Self harm and complex PTSD

Feb 13, 2019

There are a few myths about self-harm and this fear that if we talk about self-harm that this might be too triggering for people. No one should struggle with this in secrecy or alone. So, let’s talk about this. 

What this blog covers:

  • what self-harm is not
  • 3 real reasons why people self-harm and
  • a few tips on how we could deal with this in a healthier way

 

Myth # 1: self-harm is a failed suicide attempt

Myth # 2: we are self-harming because we are so needy that we would do just about anything to draw attention to us.

These are myths!! (more like insults really) There are thousands of people who self-harm in secrecy without intention to kill themselves, even going out of their way to hide their scars. 


Real reasons why people self-harm


REASON # 1

There weren’t any soothing caring role models in your live at critical time points - called emotional neglect. Hence we ended up with complex PTSD – a brain that lacks the soothing networks.

When your childhood was too traumatising – filled with abuse or neglect, then you missed the developmental milestone in early childhood, where you learn to regulate your emotions.

The inability to regulate emotions is just one symptom of cPTSD.

The problem is that all this trauma brings up so much pain and emotions deep within us at levels difficult to describe in words.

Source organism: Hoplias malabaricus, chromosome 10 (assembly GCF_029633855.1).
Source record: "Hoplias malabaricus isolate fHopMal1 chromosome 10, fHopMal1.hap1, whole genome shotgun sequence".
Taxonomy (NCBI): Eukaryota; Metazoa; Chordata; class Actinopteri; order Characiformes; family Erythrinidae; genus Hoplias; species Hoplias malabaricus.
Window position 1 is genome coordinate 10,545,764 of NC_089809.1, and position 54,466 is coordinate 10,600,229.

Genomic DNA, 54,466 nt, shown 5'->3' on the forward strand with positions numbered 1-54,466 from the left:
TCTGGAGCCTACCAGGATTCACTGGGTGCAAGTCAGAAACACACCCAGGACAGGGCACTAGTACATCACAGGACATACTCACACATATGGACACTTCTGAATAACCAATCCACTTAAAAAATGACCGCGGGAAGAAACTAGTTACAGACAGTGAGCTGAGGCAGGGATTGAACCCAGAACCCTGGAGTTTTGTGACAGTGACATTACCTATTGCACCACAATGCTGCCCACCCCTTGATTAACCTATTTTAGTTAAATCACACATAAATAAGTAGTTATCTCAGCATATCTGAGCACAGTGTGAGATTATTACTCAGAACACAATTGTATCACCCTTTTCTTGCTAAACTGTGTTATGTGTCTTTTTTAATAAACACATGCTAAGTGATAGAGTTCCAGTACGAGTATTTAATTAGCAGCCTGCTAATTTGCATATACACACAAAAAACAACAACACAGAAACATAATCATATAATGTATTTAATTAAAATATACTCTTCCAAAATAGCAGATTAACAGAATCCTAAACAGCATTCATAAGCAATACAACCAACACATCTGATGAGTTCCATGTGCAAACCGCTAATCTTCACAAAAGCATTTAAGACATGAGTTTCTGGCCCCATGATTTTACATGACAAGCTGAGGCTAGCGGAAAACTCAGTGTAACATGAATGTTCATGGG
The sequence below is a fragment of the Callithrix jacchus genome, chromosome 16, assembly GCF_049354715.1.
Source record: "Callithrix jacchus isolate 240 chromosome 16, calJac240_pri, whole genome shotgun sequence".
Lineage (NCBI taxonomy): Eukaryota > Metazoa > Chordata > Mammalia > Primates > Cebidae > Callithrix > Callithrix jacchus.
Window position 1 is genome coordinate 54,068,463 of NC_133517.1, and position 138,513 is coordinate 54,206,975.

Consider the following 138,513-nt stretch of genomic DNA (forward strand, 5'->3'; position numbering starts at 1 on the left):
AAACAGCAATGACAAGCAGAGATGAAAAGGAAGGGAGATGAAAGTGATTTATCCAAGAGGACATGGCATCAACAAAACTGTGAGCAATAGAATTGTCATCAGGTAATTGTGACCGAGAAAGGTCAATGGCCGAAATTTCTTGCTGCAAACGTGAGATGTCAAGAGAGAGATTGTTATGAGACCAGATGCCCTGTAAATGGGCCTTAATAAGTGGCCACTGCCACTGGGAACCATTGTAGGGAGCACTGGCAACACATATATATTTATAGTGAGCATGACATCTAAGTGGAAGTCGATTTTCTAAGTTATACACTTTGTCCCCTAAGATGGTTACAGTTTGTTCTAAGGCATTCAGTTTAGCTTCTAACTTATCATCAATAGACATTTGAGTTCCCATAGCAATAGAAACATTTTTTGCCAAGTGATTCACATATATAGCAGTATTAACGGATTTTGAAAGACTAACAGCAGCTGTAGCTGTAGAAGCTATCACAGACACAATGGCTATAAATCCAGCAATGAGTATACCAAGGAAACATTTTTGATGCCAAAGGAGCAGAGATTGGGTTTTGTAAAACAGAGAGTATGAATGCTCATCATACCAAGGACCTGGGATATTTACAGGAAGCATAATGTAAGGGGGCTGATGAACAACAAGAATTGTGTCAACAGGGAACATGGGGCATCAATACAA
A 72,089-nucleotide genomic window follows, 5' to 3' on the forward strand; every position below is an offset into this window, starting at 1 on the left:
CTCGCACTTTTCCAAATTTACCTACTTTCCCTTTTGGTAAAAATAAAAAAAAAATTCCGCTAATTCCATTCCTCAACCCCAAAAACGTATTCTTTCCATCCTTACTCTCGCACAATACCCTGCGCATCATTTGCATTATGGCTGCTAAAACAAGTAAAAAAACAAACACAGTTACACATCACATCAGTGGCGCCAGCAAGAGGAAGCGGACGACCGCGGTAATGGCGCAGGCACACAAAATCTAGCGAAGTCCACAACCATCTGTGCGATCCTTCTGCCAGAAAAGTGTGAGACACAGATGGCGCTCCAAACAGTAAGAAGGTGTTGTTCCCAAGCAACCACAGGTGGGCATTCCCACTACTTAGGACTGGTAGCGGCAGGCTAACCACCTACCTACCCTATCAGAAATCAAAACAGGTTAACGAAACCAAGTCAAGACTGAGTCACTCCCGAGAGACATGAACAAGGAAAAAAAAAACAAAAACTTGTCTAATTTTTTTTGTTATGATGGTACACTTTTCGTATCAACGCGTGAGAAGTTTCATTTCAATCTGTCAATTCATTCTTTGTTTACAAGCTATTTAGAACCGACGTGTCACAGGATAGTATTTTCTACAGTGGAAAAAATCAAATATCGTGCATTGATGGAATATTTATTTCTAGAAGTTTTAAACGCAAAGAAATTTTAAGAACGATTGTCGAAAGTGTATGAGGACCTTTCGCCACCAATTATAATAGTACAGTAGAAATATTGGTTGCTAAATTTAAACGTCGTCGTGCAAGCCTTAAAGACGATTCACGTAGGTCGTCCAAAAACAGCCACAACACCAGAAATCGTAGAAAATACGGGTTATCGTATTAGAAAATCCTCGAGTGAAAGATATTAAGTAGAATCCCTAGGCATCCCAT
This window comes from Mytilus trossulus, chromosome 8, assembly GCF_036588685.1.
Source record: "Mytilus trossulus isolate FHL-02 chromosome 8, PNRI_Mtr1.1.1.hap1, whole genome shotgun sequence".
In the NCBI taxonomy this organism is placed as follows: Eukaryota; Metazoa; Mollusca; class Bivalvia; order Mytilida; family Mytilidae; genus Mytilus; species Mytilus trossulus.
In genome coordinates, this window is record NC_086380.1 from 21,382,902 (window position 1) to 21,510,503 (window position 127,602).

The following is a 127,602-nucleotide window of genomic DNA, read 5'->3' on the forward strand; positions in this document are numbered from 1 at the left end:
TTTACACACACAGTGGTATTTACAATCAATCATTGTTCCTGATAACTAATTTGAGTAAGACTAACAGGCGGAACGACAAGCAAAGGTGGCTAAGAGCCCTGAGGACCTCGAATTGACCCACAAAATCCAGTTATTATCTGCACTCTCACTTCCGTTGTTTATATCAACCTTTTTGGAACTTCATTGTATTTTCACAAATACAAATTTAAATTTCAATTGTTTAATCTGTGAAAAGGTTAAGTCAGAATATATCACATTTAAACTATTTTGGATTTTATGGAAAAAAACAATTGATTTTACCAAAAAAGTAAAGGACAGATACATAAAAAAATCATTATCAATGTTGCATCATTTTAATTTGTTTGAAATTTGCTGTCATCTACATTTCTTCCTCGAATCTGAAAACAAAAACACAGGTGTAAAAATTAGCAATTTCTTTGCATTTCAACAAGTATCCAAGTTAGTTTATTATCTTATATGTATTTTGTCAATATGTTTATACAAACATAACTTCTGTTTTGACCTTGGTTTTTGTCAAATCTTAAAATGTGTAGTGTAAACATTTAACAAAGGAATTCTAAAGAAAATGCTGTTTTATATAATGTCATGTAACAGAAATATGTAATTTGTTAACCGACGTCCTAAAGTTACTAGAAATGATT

So, you got this intense pain in the absence of physical reasons. Like no broken bones, headache, flu, rash… there’s nothing.

Sometimes people use self-harm as a coping mechanism, i.e. turning emotional pain into physical pain. It’s not a healthy or very effective coping mechanism long term. It relieves some of the pain momentarily. But soon it will return.

Give yourself some credit for coming up with a solution to solve the pain. It was the best you could come up with in the given situation.

Now, please know it’s ok to reach out for professional help and find some new coping strategies 😊

Therapists or support groups can help us come up with different techniques to deal with overwhelming pain and emotions.

Here’s an example of how my therapist helped me find ways to regulate my emotions in a safer way:

In our sessions we made little cards, on which we wrote different options like rub ice cubes on your feet, walk bare feet, … then I taped those cards on the objects I’d use to self-harm.

Because when we are actually in crisis, we can't come up with ideas for safer options. It’s not possible because our prefrontal cortex is offline. When our limbic system is overactive, which it is when we are in crisis, we don’t have access to our prefrontal cortex. The thinking, planning, analysing… part of our brain is cut off. (Here's a link to register for a free training webinar on brain function with complex PTSD)

Having cues throughout the house or taped on objects as reminder, can act as a substitute for the momentary absence of our prefrontal cortex 😊

To be honest, I couldn’t have come up with safer options myself. I needed my therapist for this. It’s not just ok to reach out for help, it’s a sign of courage 😊


REASON # 2

We often continue to treat ourselves the way abusive people have treated us in the past. We feel useless, bad, evil, disgusting and horrible to the point that we think we do NOT deserve to be treated with kindness. Hence you listen to your toxic inner critic and continue to treat yourself in abusive ways.

(BTW, the toxic inner critic is your abusers’ voices internalised. They are just thoughts and they are not facts about you)

Time to give yourself permission to be kind with yourselves.